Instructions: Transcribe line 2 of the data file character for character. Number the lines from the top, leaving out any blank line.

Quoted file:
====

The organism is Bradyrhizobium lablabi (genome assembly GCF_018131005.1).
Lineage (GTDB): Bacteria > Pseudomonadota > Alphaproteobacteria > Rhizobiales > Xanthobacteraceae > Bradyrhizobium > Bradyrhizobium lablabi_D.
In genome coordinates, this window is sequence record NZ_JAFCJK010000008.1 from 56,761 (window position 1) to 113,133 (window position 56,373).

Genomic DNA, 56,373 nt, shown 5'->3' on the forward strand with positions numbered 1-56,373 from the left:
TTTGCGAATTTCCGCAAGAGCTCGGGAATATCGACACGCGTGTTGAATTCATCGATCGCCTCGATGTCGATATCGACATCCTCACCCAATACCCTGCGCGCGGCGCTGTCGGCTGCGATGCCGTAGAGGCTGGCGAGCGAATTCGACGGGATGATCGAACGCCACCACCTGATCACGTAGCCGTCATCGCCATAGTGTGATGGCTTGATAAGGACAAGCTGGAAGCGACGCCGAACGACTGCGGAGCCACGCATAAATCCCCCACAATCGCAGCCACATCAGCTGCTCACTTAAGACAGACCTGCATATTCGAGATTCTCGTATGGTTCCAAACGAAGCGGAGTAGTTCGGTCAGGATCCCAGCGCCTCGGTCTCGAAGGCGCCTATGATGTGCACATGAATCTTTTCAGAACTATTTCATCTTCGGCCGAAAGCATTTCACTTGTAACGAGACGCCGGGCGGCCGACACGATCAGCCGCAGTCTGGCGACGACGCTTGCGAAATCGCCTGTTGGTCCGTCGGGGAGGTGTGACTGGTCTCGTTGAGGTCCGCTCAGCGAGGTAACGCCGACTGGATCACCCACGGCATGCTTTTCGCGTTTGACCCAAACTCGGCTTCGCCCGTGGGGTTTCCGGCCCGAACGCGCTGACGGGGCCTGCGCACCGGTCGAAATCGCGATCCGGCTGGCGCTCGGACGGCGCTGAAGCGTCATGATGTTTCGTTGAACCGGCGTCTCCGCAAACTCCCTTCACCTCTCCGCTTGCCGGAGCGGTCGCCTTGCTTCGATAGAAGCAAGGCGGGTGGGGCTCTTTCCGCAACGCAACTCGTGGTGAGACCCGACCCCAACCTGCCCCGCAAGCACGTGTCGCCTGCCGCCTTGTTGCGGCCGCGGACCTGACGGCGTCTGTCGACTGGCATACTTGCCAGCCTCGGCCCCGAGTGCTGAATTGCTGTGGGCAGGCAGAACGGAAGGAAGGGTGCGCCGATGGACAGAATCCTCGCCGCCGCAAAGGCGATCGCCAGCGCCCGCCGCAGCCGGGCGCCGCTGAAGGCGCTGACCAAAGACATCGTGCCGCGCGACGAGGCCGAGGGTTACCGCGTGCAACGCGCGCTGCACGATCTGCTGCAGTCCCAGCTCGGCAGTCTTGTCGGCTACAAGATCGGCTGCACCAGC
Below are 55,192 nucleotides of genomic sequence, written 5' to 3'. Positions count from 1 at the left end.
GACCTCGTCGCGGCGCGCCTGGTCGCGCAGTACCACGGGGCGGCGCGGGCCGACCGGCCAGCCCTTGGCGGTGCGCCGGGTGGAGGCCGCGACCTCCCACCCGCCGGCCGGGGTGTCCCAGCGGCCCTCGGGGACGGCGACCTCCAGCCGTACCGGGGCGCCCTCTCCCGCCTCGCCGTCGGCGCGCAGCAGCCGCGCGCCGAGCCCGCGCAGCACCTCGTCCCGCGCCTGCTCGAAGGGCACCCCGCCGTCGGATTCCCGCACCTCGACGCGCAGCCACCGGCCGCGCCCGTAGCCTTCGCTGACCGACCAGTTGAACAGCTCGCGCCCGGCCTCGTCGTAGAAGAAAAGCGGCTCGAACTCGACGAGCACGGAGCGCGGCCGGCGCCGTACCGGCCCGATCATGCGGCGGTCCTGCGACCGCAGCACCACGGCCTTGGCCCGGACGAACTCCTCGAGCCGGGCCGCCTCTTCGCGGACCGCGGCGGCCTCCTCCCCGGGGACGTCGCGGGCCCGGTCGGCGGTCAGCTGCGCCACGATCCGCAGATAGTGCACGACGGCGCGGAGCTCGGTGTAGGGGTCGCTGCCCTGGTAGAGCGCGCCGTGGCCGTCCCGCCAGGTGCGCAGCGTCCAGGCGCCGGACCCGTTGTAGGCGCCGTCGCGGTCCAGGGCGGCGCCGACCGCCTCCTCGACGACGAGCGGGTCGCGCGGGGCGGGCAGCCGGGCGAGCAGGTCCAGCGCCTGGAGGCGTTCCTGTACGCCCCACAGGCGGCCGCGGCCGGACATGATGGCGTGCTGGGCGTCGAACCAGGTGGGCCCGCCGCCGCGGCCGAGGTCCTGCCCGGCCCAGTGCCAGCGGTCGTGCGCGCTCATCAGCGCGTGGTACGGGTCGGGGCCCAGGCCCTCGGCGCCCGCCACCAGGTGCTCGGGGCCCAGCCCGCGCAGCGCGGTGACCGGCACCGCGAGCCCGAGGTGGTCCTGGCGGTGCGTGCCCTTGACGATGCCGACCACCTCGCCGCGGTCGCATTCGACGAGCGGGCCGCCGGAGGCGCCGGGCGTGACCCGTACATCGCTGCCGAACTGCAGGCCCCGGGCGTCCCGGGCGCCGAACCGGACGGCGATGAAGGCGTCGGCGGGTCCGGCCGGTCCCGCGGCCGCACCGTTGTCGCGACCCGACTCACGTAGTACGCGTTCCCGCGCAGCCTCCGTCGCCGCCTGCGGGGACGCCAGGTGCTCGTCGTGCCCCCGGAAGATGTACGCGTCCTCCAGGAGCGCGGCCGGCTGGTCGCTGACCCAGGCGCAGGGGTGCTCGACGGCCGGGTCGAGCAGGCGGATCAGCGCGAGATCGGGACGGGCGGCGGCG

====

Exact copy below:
Lineage (GTDB): Bacteria > Pseudomonadota > Alphaproteobacteria > Rhizobiales > Xanthobacteraceae > Bradyrhizobium > Bradyrhizobium lablabi_D.